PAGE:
Shields Gazette's 170 years of being the 'Voice of South Tyneside'

As the ‘voice of South Tyneside’ we are always keen to give charities, good causes or struggling individuals the chance to make themselves heard.

Saturday, 23rd February 2019, 10:25 am
Updated Saturday, 23rd February 2019, 10:27 am
Winners at the Best of South Tyneside Awards 2018

By doing this we’ve helped to raise thousands of pounds and raise awareness of many important matters over the years.

One of our most successful campaigns was ‘Knives Ruin Lives’, which was launched in 2007 – this was a mission to highlight and educate young people on the dangers of knife possession.

The campaign was praised by the then Foreign Secretary David Miliband and Home Secretary Vernon Coaker.

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It also played a part in getting the laws surrounding knife crime changed – enabling magistrates to have greater powers with sentencing.

In 2010 the Gazette helped Cancer Connections raise the final £50,000 needed to buy its £350,000 charity bungalow in Harton Lane, South Shields, by creating the Quids In appeal.Within three months the target was smashed and the charity continues to thrive.

Deborah Roberts, co-founder, said: “The Gazette was instrumental in giving the final push for us to be able to raise that last £50,000 and we will be forever grateful.

“It’s also continued to support us, not only in our fundraising ventures, but by also giving our charity members a chance to tell their stories and to raise awareness of different types of cancers."

The Gazette played its part in helping St Clare’s Hospice with a cash shortfall of £50,000 back in June 2012.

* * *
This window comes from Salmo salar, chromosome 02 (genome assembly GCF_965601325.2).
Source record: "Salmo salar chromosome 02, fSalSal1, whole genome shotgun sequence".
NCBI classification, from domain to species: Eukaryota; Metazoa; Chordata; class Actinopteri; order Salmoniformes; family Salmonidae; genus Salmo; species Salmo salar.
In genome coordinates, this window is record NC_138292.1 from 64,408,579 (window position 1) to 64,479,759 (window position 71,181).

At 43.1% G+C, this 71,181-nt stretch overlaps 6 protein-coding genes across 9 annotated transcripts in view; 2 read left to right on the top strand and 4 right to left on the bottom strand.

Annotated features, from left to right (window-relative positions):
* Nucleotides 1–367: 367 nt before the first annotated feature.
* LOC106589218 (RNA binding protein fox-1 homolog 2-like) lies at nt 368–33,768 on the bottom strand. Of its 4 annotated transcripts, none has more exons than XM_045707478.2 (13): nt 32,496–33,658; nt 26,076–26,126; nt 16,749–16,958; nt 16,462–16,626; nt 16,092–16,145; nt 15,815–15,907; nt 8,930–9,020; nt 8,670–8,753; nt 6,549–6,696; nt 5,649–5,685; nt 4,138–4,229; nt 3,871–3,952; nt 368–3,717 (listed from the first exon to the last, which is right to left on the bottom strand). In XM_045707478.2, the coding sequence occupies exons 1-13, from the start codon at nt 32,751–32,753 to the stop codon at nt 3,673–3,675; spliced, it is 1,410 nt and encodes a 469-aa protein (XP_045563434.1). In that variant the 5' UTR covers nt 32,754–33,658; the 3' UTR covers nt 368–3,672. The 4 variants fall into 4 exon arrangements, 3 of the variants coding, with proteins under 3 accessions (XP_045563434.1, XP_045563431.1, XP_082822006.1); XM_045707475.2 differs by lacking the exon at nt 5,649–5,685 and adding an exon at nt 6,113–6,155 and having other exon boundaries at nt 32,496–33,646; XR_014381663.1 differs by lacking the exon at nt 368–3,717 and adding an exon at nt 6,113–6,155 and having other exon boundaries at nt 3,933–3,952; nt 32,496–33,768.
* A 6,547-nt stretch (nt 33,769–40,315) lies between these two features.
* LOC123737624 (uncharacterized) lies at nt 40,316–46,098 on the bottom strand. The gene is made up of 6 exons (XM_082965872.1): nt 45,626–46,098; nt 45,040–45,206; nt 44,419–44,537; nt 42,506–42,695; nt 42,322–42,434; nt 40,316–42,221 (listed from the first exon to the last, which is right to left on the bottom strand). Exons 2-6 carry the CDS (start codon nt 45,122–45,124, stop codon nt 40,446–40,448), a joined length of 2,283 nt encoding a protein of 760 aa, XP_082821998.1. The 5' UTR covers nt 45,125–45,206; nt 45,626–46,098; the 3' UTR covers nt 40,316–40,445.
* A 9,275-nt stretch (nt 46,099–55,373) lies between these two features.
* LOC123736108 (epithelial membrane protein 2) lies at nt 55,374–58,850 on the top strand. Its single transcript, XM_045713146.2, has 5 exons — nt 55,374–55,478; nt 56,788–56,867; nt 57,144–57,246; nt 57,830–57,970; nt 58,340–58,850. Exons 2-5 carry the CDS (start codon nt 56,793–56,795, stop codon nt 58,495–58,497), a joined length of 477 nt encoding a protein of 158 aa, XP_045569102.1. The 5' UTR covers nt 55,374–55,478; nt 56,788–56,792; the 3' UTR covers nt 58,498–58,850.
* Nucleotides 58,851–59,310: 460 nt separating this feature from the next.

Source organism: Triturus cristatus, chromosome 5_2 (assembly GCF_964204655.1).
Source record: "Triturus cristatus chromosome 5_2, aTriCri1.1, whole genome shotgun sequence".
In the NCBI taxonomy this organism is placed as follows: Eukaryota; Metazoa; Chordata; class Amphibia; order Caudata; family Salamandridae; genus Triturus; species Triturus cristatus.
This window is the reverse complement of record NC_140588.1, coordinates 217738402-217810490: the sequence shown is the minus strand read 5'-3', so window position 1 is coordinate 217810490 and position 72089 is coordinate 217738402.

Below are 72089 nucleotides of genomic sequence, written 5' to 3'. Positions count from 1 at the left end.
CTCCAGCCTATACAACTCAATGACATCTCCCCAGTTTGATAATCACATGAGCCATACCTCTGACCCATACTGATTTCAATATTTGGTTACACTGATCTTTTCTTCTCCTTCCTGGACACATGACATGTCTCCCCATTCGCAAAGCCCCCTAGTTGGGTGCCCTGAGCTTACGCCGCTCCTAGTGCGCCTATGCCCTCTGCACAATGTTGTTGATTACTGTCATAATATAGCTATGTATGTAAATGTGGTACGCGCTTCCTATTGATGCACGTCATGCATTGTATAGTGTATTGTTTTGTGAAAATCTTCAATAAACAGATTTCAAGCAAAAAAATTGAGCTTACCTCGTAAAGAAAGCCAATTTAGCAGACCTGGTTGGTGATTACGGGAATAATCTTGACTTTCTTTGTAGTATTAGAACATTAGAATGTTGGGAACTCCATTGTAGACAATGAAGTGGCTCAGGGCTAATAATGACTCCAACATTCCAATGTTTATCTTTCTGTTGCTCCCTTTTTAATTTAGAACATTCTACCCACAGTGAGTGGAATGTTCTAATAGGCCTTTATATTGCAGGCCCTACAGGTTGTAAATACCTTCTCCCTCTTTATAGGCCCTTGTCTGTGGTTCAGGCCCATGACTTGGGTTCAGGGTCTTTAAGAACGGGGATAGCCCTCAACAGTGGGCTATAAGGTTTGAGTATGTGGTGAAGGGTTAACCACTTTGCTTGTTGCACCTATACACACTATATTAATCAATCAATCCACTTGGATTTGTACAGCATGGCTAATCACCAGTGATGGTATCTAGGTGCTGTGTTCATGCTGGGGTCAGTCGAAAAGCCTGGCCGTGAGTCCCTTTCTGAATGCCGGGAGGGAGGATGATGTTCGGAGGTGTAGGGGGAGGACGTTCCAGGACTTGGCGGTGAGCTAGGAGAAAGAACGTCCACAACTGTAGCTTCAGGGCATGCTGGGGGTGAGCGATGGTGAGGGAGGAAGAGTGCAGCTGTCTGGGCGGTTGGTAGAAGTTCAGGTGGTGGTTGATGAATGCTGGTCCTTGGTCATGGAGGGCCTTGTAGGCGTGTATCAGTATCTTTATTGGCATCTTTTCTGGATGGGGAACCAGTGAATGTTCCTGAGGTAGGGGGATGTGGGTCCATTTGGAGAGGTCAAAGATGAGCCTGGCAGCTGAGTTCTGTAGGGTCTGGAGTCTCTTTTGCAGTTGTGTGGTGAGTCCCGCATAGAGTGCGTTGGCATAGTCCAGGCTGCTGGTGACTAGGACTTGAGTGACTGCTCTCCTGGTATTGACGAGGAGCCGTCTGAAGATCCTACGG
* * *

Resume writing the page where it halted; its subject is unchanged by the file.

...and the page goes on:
The hospice, which sadly closed earlier this year, had annual fundraising costs of £2million – £1.4million of which it had to self-raise.

Readers contacted the paper during its seven-month campaign to tell their stories of how St Clare’s had touched their lives, as well as holding fundraising events including coffee mornings, charity nights and darts marathons.

In February 2014 In Miley’s Memory was launched in honour of Miley Turbitt who died aged just 14 weeks while waiting for a new heart, as medics scoured Europe looking for a suitable donor organ.

The campaign led to more than 2,000 people joining the donor register in the borough, and also saw Miley’s mum Sharon Eckert travel to Downing Street on the first anniversary of her daughter’s death, to hand over a petition calling for the Government to introduce an opt-out system for organ donation across England.

The Gazette is also keen to highlight the hard work of the borough’s unsung heroes through its annual Best of South Tyneside Awards and Best Of Health Awards – which are currently ongoing.

Both of these events call on the public to nominate inspirational people who they feel are worthy of an award.